The Many Dimensions of Plant Tissue Culture Research

R. Daniel Lineberger
Professor of Horticulture
Texas A&M University
College Station, TX 77843
Webmaster of Aggie Horticulture (


The practice of plant tissue culture has changed the way some nurserymen approach plant propagation. In the recent past, the applicability of this technology to the propagation of trees and shrubs has been documented. Some firms have established tissue culture facilities and commercial scale operations are presently in operation for the mass propagation of apples, crabapples, rhododendrons, and a few other selected woody species. The intent of this research update is to briefly examine "what is being done" and to explore "what can be done" with regard to the tissue culture of ornamental plants. Such a consideration necessarily includes an overview of tissue culture as a propagation tool. The major impact of plant tissue culture will not be felt in the area of micropropagation, however, but in the area of controlled manipulations of plants at the cellular level in ways which have not been possible prior to the introduction of tissue culture techniques.


Of all the terms which have been applied to the process, "micropropagation" is the term which best conveys the message of the tissue culture technique most widely in use today. The prefix "micro" generally refers to the small size of the tissue taken for propagation, but could equally refer to the size of the plants which are produced as a result.

Micropropagation allows the production of large numbers of plants from small pieces of the stock plant in relatively short periods of time. Depending on the species in question, the original tissue piece may be taken from shoot tip, leaf, lateral bud, stem or root tissue (Fig. 1). In most cases, the original plant is not destroyed in the process -- a factor of considerable importance to the owner of a rare or unusual plant. Once the plant is placed in tissue culture, proliferation of lateral buds and adventitious shoots (Fig. 2) or the differentiation of shoots directly from callus (Fig. 3), results in tremendous increases in the number of shoots available for rooting. Rooted "microcuttings" or "plantlets" of many species have been established in production situations and have been successfully grown on either in containers or in field plantings. The two most important lessons learned from these trials are that this methodology is a means of accelerated asexual propagation and that plants produced by these techniques respond similarly to any own-rooted vegetatively propagated plant. Micropropagation offers several distinct advantages not possible with conventional propagation techniques. A single explant can be multiplied into several thousand plants in less than one year. With most species, the taking of the original tissue explant does not destroy the parent plant. Once established, actively dividing cultures are a continuous source of microcuttings which can result in plant production under greenhouse conditions without seasonal interruption. Using methods of micropropagation, the nurseryman can rapidly introduce selected superior clones of ornamental plants in sufficient quantities to have an impact on the landscape plant market.


In introducing this research update, it was mentioned that the major impact of tissue culture technology would not be in the area of micropropagation, but rather in the area of controlled manipulations of plant germplasm at the cellular level. The ability to unorganize, rearrange, and reorganize the constituents of higher plants has been demonstrated with a few model systems to date, but such basic research is already being conducted on ornamental trees and shrubs with the intent of obtaining new and better landscape plants.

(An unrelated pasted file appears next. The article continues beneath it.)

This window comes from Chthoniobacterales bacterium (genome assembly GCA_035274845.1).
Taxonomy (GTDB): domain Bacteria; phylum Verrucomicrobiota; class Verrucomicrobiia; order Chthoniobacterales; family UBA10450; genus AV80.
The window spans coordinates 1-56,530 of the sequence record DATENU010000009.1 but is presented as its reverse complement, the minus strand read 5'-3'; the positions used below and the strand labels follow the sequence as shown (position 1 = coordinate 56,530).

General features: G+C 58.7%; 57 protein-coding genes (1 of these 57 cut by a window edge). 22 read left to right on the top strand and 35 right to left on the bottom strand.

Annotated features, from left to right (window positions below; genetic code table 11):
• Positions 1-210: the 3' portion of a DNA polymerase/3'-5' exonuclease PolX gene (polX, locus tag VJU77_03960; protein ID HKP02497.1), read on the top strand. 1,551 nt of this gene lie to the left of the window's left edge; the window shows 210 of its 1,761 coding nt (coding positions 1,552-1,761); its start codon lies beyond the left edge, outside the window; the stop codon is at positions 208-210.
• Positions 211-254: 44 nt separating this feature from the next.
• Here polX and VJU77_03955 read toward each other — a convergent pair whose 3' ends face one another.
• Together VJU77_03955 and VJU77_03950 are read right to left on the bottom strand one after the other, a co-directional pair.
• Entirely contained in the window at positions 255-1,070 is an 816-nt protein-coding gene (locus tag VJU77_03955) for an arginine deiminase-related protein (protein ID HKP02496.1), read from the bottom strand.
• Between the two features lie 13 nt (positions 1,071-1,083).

Perhaps the most heavily researched area of tissue culture today is the concept of selecting disease, insect, or stress resistant plants through tissue culture. Just as significant gains in the adaptability of many species have been obtained by selecting and propagating superior individuals, so the search for these superior individuals can be tremendously accelerated using in vitro systems. Such systems can attempt to exploit the natural variability known to occur in plants or variability can be induced by chemical or physical agents known to cause mutations.

All who are familiar with bud sports, variegated foliage and other types of chimeras have an appreciation for the natural variability in the genetic makeup or expression in plants. Chimeras are the altered cellular expressions which are visible, but for each of these which are observed many more differences probably exist but are masked by the overall organization of the plant as a whole. For example, even in frost-tender species, certain cells or groups of cells may be frost hardy. However, because most of the organism is killed by frost, the tolerant cells eventually die because they are unable to support themselves without the remainder of the organized plant. Plant tissues grown in vitro can be released from the organization of the whole plant through callus formation. If these groups of cells are then subjected to a selection agent such as freezing, then those tolerant ones can survive while all those which are susceptible will be killed. This concept can be applied to many types of stress as well as resistance to fungal and bacterial pathogens and various types of phytotoxic chemical agents. The goal of selecting such resistant cell lines would be to reorganize whole plants from them which would retain the selected resistance (Fig. 4). Current research in this area extends across many interests including attempts to select salt tolerant lines of tomato, freezing resistant tobacco plants, herbicide resistant agronomic crops, and various species of plants with enhanced pathogen resistance. Imagine, if you will, the impact of a fireblight-resistant Bartlett pear, a clone of pin oak for alkaline soils, or a selection of southern magnolia hardy to zone 4!